Studies of Biological Changes Related to Weight Loss After Gastric Bypass Surgery
Weight loss achieved by dieting induces multiple changes. These changes include a decrease in metabolic rate (the rate in which the body burns its calories), an increase in appetite and other physiological and hormonal changes that may be the cause of failure in dieting. Many of these parameters that have never been evaluated when weight is lost after gastric bypass surgery will be tested in this study.
Procedure: Gastric Bypass Surgery
|Study Design:||Time Perspective: Prospective|
|Official Title:||A Gene Expression and Metabolic Profile of Weight Loss: Studies of Patients Following Gastric Bypass Surgery|
|Study Start Date:||July 2007|
While gastric bypass surgery (GBS) is known to be highly effective in achieving significant weight loss, it is also associated with other biologic changes that occur in the body when weight is lost. In this study, subjects undergoing gastric bypass surgery will be followed throughout the weight loss period. They will undergo four detailed medical evaluations to assess changes in several biological systems that occur in the body when weight is lost.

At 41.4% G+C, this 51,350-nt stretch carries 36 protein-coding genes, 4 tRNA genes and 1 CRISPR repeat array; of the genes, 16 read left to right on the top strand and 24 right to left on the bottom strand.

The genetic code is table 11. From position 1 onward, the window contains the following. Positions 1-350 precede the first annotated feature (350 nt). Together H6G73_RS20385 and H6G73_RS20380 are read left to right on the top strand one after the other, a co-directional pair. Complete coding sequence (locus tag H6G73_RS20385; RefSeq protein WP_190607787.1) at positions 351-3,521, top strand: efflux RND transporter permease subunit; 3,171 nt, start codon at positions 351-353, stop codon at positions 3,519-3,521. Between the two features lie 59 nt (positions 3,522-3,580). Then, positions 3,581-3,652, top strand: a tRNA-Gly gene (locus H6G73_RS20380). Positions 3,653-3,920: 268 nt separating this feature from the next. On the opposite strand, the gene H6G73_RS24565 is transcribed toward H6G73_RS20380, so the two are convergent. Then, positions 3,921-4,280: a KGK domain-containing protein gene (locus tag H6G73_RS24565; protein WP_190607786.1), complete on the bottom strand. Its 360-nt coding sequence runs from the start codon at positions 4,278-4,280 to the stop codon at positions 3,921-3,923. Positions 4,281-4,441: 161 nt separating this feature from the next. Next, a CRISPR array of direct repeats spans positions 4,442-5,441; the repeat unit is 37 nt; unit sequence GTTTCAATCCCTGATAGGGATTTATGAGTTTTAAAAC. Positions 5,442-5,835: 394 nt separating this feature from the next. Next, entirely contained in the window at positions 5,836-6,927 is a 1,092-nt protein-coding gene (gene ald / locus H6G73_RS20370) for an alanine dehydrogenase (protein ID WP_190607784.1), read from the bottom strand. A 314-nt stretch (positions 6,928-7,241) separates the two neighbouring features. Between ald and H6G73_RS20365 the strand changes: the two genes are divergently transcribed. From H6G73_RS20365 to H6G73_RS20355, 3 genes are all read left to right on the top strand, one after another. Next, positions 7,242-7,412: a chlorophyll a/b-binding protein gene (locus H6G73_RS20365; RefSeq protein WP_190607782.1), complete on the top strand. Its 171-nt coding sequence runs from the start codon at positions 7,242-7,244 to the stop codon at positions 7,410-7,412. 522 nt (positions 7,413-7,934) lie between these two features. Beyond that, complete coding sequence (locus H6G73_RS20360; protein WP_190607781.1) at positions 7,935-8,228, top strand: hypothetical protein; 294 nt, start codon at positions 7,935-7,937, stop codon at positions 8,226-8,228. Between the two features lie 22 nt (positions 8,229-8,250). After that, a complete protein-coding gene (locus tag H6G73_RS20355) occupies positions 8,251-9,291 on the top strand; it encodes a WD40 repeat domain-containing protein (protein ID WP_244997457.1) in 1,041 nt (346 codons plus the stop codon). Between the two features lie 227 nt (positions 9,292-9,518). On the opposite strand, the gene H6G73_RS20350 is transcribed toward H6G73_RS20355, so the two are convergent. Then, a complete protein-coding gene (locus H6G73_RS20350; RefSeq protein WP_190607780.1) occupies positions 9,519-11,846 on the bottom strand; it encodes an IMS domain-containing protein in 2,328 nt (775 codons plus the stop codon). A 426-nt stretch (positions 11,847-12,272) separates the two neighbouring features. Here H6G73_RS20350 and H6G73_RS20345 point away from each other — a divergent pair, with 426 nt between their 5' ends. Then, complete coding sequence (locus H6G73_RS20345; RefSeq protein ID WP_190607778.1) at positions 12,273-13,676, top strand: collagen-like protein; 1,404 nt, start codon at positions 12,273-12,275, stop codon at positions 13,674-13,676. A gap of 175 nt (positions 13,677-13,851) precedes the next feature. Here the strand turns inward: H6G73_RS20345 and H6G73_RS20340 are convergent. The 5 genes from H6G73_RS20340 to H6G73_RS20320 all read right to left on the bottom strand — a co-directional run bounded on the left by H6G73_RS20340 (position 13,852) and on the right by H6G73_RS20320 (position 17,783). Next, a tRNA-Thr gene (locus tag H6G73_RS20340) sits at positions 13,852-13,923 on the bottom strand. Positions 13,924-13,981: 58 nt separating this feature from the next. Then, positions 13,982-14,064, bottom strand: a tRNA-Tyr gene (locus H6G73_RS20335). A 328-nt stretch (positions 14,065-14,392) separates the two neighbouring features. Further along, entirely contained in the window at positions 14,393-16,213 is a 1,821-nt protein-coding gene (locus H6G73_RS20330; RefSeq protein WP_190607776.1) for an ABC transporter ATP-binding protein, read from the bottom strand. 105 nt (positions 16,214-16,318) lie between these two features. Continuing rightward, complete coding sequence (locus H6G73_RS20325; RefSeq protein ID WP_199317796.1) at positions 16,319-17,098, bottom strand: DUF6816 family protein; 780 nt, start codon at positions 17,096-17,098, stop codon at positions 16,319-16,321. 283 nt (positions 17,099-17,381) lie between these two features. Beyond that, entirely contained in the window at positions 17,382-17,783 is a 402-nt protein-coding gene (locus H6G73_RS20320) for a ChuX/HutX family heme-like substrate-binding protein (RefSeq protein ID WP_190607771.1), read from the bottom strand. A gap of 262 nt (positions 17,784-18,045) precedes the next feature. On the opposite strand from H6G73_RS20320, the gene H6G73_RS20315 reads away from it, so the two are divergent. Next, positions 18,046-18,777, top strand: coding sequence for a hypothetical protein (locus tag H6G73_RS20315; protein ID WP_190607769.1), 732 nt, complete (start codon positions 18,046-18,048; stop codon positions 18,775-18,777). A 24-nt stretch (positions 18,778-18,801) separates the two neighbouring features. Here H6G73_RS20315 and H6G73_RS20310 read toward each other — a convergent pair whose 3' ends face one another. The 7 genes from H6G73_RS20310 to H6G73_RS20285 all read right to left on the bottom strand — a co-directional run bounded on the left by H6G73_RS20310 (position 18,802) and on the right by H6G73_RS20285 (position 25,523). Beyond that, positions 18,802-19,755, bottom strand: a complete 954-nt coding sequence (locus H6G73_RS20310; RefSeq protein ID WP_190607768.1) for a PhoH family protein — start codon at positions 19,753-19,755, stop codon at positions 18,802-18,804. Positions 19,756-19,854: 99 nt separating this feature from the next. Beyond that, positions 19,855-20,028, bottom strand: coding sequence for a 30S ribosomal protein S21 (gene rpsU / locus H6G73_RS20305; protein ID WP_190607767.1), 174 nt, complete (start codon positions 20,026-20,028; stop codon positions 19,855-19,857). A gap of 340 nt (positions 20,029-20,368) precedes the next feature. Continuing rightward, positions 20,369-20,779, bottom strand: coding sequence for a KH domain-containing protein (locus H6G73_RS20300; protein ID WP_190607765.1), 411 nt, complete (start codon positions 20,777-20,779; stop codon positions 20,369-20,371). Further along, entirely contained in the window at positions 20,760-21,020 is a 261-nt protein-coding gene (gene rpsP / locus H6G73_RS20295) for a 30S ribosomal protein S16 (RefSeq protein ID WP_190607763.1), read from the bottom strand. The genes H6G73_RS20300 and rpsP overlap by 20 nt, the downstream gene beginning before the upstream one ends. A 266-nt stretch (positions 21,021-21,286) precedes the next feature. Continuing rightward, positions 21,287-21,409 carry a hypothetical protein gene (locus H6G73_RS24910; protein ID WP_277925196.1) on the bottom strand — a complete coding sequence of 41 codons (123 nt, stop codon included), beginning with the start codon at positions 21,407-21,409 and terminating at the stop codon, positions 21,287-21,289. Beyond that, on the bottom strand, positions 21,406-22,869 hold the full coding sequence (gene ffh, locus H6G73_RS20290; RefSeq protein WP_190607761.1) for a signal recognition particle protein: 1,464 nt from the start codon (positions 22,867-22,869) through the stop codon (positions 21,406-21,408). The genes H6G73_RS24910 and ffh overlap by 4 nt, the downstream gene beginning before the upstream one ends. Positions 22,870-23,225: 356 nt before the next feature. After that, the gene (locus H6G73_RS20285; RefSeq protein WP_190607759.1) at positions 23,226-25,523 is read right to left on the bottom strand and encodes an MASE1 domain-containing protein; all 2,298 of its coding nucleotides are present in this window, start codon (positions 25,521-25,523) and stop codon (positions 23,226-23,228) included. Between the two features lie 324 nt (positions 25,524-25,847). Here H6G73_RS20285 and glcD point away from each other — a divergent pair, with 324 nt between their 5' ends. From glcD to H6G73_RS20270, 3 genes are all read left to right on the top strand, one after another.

The initial assessment will be performed before the surgery (testing period 1). After surgery is completed, subjects will attend clinic visits at the Rockefeller University outpatient clinic. During these visits, weight and leptin levels will be monitored. Two additional assessments will be performed during weight loss, when subjects lose 10% and 20% of their initial weight (testing periods 2 and 3 respectively). A final evaluation will be performed after weight is stabilized, about 18 months after the surgery is completed (testing period 4). Each testing period will be performed over a 2 week period in an inpatient setting at the Rockefeller University Hospital. During testing periods subjects will undergo a series of metabolic, behavioral, hormonal, immune and molecular tests to evaluate changes that occur in the body after weight loss. Subjects will receive monetary compensation for participating in the study.
|United States, New York|
|St. Luke's Obesity Research Center, NY NY 10023 and New York Hospital|
|New York, New York, United States, 10021|
|Principal Investigator:||Jeffrey M. Friedman, MD||Rockefeller University|